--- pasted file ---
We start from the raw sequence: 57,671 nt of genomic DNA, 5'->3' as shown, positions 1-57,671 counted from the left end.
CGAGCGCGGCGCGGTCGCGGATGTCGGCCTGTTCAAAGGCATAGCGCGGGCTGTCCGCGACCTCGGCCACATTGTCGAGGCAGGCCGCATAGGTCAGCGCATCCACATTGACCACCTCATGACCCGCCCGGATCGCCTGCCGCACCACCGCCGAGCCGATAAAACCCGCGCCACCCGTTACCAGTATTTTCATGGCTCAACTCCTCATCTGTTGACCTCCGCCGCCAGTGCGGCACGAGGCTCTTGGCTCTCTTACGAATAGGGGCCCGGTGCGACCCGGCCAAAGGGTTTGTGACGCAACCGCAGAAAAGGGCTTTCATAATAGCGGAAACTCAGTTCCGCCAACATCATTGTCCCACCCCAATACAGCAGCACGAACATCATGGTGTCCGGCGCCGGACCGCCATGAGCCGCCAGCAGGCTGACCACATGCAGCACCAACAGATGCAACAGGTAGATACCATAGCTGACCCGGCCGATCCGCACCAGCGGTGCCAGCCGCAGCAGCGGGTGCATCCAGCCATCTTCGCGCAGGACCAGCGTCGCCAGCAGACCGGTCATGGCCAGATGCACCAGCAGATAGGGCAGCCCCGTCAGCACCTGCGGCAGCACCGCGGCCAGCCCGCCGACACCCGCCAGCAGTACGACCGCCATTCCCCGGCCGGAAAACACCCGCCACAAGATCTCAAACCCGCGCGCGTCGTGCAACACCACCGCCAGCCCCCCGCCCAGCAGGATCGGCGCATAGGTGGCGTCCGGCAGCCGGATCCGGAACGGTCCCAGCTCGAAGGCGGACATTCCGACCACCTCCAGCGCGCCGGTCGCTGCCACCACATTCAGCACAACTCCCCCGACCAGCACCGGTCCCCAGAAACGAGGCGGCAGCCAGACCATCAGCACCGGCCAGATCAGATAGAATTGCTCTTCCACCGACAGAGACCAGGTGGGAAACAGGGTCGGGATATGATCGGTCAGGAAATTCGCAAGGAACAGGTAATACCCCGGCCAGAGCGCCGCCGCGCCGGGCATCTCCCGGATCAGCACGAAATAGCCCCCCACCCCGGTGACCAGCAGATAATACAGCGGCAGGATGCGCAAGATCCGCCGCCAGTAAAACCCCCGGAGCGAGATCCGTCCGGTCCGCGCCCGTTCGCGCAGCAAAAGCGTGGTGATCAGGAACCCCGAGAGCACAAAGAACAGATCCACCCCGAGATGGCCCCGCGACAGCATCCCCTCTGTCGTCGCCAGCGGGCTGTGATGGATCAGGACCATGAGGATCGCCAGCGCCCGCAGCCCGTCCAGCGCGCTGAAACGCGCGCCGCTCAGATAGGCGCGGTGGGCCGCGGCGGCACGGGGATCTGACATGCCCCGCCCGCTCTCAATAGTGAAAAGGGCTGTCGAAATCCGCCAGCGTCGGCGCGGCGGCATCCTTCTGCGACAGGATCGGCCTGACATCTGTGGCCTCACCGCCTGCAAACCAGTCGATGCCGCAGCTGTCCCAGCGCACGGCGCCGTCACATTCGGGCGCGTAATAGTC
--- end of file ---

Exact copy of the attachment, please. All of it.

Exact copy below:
We start from the raw sequence: 57,671 nt of genomic DNA, 5'->3' as shown, positions 1-57,671 counted from the left end.
CGAGCGCGGCGCGGTCGCGGATGTCGGCCTGTTCAAAGGCATAGCGCGGGCTGTCCGCGACCTCGGCCACATTGTCGAGGCAGGCCGCATAGGTCAGCGCATCCACATTGACCACCTCATGACCCGCCCGGATCGCCTGCCGCACCACCGCCGAGCCGATAAAACCCGCGCCACCCGTTACCAGTATTTTCATGGCTCAACTCCTCATCTGTTGACCTCCGCCGCCAGTGCGGCACGAGGCTCTTGGCTCTCTTACGAATAGGGGCCCGGTGCGACCCGGCCAAAGGGTTTGTGACGCAACCGCAGAAAAGGGCTTTCATAATAGCGGAAACTCAGTTCCGCCAACATCATTGTCCCACCCCAATACAGCAGCACGAACATCATGGTGTCCGGCGCCGGACCGCCATGAGCCGCCAGCAGGCTGACCACATGCAGCACCAACAGATGCAACAGGTAGATACCATAGCTGACCCGGCCGATCCGCACCAGCGGTGCCAGCCGCAGCAGCGGGTGCATCCAGCCATCTTCGCGCAGGACCAGCGTCGCCAGCAGACCGGTCATGGCCAGATGCACCAGCAGATAGGGCAGCCCCGTCAGCACCTGCGGCAGCACCGCGGCCAGCCCGCCGACACCCGCCAGCAGTACGACCGCCATTCCCCGGCCGGAAAACACCCGCCACAAGATCTCAAACCCGCGCGCGTCGTGCAACACCACCGCCAGCCCCCCGCCCAGCAGGATCGGCGCATAGGTGGCGTCCGGCAGCCGGATCCGGAACGGTCCCAGCTCGAAGGCGGACATTCCGACCACCTCCAGCGCGCCGGTCGCTGCCACCACATTCAGCACAACTCCCCCGACCAGCACCGGTCCCCAGAAACGAGGCGGCAGCCAGACCATCAGCACCGGCCAGATCAGATAGAATTGCTCTTCCACCGACAGAGACCAGGTGGGAAACAGGGTCGGGATATGATCGGTCAGGAAATTCGCAAGGAACAGGTAATACCCCGGCCAGAGCGCCGCCGCGCCGGGCATCTCCCGGATCAGCACGAAATAGCCCCCCACCCCGGTGACCAGCAGATAATACAGCGGCAGGATGCGCAAGATCCGCCGCCAGTAAAACCCCCGGAGCGAGATCCGTCCGGTCCGCGCCCGTTCGCGCAGCAAAAGCGTGGTGATCAGGAACCCCGAGAGCACAAAGAACAGATCCACCCCGAGATGGCCCCGCGACAGCATCCCCTCTGTCGTCGCCAGCGGGCTGTGATGGATCAGGACCATGAGGATCGCCAGCGCCCGCAGCCCGTCCAGCGCGCTGAAACGCGCGCCGCTCAGATAGGCGCGGTGGGCCGCGGCGGCACGGGGATCTGACATGCCCCGCCCGCTCTCAATAGTGAAAAGGGCTGTCGAAATCCGCCAGCGTCGGCGCGGCGGCATCCTTCTGCGACAGGATCGGCCTGACATCTGTGGCCTCACCGCCTGCAAACCAGTCGATGCCGCAGCTGTCCCAGCGCACGGCGCCGTCACATTCGGGCGCGTAATAGTC